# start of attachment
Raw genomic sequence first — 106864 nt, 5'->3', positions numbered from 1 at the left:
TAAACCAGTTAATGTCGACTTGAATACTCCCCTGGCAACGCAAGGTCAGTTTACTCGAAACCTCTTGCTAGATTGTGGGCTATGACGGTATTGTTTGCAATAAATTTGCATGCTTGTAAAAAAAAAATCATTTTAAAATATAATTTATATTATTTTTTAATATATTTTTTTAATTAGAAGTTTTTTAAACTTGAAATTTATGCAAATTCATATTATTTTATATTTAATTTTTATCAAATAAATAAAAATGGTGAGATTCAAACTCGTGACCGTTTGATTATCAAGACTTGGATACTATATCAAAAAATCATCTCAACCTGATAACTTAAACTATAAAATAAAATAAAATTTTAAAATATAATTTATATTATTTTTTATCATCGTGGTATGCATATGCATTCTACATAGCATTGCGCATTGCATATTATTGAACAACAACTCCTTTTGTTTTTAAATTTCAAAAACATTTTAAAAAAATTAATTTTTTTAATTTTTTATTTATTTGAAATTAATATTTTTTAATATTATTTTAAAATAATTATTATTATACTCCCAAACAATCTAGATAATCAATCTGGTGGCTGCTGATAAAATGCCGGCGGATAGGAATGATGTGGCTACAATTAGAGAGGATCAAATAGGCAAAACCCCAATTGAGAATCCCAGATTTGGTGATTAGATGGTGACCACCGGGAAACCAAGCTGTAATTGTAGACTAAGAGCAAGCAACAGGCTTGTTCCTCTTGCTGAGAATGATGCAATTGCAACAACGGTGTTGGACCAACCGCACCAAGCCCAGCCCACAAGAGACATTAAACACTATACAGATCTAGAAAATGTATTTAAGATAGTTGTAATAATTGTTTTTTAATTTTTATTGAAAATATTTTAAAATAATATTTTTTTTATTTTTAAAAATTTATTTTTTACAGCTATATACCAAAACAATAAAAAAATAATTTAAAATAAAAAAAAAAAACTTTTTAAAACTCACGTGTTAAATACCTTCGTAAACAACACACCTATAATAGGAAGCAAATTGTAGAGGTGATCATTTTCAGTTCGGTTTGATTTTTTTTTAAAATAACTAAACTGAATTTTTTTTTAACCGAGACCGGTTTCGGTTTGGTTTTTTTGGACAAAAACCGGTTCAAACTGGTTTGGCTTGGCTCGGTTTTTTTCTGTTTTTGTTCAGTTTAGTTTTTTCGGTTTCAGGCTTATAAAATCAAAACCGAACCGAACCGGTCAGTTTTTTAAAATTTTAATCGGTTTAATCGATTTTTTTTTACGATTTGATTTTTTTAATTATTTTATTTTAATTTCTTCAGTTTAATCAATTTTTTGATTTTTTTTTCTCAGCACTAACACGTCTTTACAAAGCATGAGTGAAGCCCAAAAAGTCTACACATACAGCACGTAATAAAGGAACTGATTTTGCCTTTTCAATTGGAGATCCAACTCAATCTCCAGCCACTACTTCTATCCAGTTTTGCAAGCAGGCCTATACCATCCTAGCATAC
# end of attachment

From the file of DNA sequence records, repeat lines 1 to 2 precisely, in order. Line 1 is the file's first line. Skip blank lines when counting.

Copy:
Raw genomic sequence first — 106864 nt, 5'->3', positions numbered from 1 at the left:
TAAACCAGTTAATGTCGACTTGAATACTCCCCTGGCAACGCAAGGTCAGTTTACTCGAAACCTCTTGCTAGATTGTGGGCTATGACGGTATTGTTTGCAATAAATTTGCATGCTTGTAAAAAAAAAATCATTTTAAAATATAATTTATATTATTTTTTAATATATTTTTTTAATTAGAAGTTTTTTAAACTTGAAATTTATGCAAATTCATATTATTTTATATTTAATTTTTATCAAATAAATAAAAATGGTGAGATTCAAACTCGTGACCGTTTGATTATCAAGACTTGGATACTATATCAAAAAATCATCTCAACCTGATAACTTAAACTATAAAATAAAATAAAATTTTAAAATATAATTTATATTATTTTTTATCATCGTGGTATGCATATGCATTCTACATAGCATTGCGCATTGCATATTATTGAACAACAACTCCTTTTGTTTTTAAATTTCAAAAACATTTTAAAAAAATTAATTTTTTTAATTTTTTATTTATTTGAAATTAATATTTTTTAATATTATTTTAAAATAATTATTATTATACTCCCAAACAATCTAGATAATCAATCTGGTGGCTGCTGATAAAATGCCGGCGGATAGGAATGATGTGGCTACAATTAGAGAGGATCAAATAGGCAAAACCCCAATTGAGAATCCCAGATTTGGTGATTAGATGGTGACCACCGGGAAACCAAGCTGTAATTGTAGACTAAGAGCAAGCAACAGGCTTGTTCCTCTTGCTGAGAATGATGCAATTGCAACAACGGTGTTGGACCAACCGCACCAAGCCCAGCCCACAAGAGACATTAAACACTATACAGATCTAGAAAATGTATTTAAGATAGTTGTAATAATTGTTTTTTAATTTTTATTGAAAATATTTTAAAATAATATTTTTTTTATTTTTAAAAATTTATTTTTTACAGCTATATACCAAAACAATAAAAAAATAATTTAAAATAAAAAAAAAAAACTTTTTAAAACTCACGTGTTAAATACCTTCGTAAACAACACACCTATAATAGGAAGCAAATTGTAGAGGTGATCATTTTCAGTTCGGTTTGATTTTTTTTTAAAATAACTAAACTGAATTTTTTTTTAACCGAGACCGGTTTCGGTTTGGTTTTTTTGGACAAAAACCGGTTCAAACTGGTTTGGCTTGGCTCGGTTTTTTTCTGTTTTTGTTCAGTTTAGTTTTTTCGGTTTCAGGCTTATAAAATCAAAACCGAACCGAACCGGTCAGTTTTTTAAAATTTTAATCGGTTTAATCGATTTTTTTTTACGATTTGATTTTTTTAATTATTTTATTTTAATTTCTTCAGTTTAATCAATTTTTTGATTTTTTTTTCTCAGCACTAACACGTCTTTACAAAGCATGAGTGAAGCCCAAAAAGTCTACACATACAGCACGTAATAAAGGAACTGATTTTGCCTTTTCAATTGGAGATCCAACTCAATCTCCAGCCACTACTTCTATCCAGTTTTGCAAGCAGGCCTATACCATCCTAGCATAC